Grand Duke Michael Mikhailovich of Russia broke with Imperial tradition and the Family Law -- when he married Countess Sophie von Merenberg. As Sophie was not a member of a reigning or ruling house, the marriage was considered morganatic. Although Grand Duke Michael would retain his title - and his right to succeed to the throne B his wife and their children were not considered members of the Russian Imperial Family, and thus were not entitled imperial titles or the right of succession to the Russian throne.
Michael=s marriage caused great concern and strain for the Grand Duke=s immediate family, and for Emperor Alexander III, whose permission had not been sought. The consequences for Michael=s decision to marry were immediate, and included exile from Russia. But in hindsight, this marriage was the catalyst that saved Michael=s life.
If Grand Duke Michael had married a German princess, he would have remained in Russia, where he might have suffered the same fate as other Romanovs. Two of his brothers, Nicholas and George, were imprisoned during the revolution. In January 1919, they were shot on the orders of Lenin. But Michael, in exile in England, was safe from the Bolshevik thugs who had killed his brothers and other relatives.
Grand Duke Michael=s marriage may not have been a grand alliance, but it was a marriage that survived the initial scandal, exile, and, eventually, financial insecurity. Today, Michael and Sophie=s descendants live in the United Kingdom, and include two future dukes (Abercorn and Westminster), a future Earl (Dalhousie), and a current Marquess (Milford Haven).
One great-granddaughter has married into a historic Scottish family, and another is the wife of a Hungarian prince.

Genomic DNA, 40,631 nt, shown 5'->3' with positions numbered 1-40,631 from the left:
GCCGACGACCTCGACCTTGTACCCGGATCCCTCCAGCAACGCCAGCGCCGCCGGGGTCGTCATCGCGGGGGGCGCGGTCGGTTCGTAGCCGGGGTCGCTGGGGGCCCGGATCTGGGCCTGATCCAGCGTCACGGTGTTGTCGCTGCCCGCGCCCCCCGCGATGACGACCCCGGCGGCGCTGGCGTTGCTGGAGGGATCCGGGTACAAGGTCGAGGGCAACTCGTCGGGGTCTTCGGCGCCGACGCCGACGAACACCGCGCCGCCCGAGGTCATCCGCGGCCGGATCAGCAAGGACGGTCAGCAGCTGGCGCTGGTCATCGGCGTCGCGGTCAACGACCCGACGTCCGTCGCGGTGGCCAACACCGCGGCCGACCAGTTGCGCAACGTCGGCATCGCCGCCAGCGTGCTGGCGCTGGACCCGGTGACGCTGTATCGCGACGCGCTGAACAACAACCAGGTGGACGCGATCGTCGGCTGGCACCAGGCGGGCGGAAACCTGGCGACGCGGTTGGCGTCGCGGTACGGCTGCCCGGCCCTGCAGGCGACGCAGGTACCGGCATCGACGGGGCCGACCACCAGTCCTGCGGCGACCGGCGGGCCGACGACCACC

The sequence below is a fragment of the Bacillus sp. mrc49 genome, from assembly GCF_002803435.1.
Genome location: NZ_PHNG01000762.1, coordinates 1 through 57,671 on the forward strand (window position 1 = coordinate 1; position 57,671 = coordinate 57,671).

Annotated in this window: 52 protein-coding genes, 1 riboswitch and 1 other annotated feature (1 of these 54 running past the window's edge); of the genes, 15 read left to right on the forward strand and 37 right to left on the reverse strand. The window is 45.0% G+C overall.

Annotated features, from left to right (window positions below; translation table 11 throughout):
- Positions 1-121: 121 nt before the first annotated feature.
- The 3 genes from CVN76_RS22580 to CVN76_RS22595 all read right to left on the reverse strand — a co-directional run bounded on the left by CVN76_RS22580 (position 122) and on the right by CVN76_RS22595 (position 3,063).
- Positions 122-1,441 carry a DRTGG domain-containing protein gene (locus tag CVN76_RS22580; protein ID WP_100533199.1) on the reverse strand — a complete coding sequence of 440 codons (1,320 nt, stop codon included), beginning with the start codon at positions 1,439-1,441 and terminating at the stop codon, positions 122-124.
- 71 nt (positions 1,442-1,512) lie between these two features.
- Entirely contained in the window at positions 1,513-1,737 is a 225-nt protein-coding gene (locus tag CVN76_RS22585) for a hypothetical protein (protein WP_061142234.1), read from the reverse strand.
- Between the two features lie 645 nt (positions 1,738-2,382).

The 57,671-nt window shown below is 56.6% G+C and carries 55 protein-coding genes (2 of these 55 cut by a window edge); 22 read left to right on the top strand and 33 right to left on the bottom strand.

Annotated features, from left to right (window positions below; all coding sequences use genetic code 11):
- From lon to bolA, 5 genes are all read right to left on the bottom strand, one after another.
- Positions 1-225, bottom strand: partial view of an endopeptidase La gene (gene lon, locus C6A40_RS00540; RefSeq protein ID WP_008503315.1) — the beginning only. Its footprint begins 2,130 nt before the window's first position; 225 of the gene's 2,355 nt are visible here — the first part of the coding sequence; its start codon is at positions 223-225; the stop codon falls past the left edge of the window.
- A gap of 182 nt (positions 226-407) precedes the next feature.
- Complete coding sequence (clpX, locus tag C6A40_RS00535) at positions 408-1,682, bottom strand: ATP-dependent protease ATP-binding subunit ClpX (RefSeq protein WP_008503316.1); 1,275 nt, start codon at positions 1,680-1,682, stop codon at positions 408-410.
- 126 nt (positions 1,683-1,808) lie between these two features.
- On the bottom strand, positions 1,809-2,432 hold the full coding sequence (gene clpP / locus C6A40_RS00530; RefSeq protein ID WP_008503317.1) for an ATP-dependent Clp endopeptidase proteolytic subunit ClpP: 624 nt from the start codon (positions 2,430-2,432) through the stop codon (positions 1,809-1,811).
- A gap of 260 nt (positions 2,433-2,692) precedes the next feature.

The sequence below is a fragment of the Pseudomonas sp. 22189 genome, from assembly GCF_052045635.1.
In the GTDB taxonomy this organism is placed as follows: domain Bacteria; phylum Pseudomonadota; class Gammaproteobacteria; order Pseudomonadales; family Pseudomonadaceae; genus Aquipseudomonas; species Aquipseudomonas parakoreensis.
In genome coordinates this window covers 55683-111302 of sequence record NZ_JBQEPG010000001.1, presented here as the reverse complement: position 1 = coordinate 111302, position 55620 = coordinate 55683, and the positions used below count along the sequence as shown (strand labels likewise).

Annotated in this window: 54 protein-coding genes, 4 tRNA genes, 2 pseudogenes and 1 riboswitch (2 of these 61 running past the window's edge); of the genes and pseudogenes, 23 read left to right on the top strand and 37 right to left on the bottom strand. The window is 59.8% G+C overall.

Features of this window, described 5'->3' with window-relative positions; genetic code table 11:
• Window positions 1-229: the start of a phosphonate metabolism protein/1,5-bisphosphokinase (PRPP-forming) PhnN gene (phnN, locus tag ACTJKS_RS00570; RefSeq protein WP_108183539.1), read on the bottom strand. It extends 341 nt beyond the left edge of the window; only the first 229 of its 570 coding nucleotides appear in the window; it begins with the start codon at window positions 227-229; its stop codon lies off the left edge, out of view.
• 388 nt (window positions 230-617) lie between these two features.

The second son of Grand Duke Michael Nikolayevich of Russia and his wife, Princess Cäcilie of Baden, Grand Duke Michael Mikhailovich was born at Peterhof in St. Petersburg on 16 October 1861. Most of his childhood was spent in Tiflis1, Georgia, where his father was the Viceroy of the Caucasus. It was common for a Romanov to be known by a nickname. Young Michael was known by the family nickname, Miche-Miche.
His mother, Princess Cäcilie Auguste, was a pious Lutheran, who took the name Olga Feodorovna when she converted to the Orthodox faith. She was the youngest of eight children of Grand Duke Leopold of Baden, who, in 1819, had married his great-niece, Princess Sophie of Sweden. Although her paternal grandmother was born a von Geyersburg, Cäcilie's ancestral lines were largely impressive. Her mother was a member of the Holstein-Gottorp dynasty that had ruled Sweden from 1751-1818.2 Most important, for the Russians, she was a descendant of Rurik, the founder of Russia's first dynasty.....
I wrote this article some years ago for Royalty Digest - with lots of footnotes
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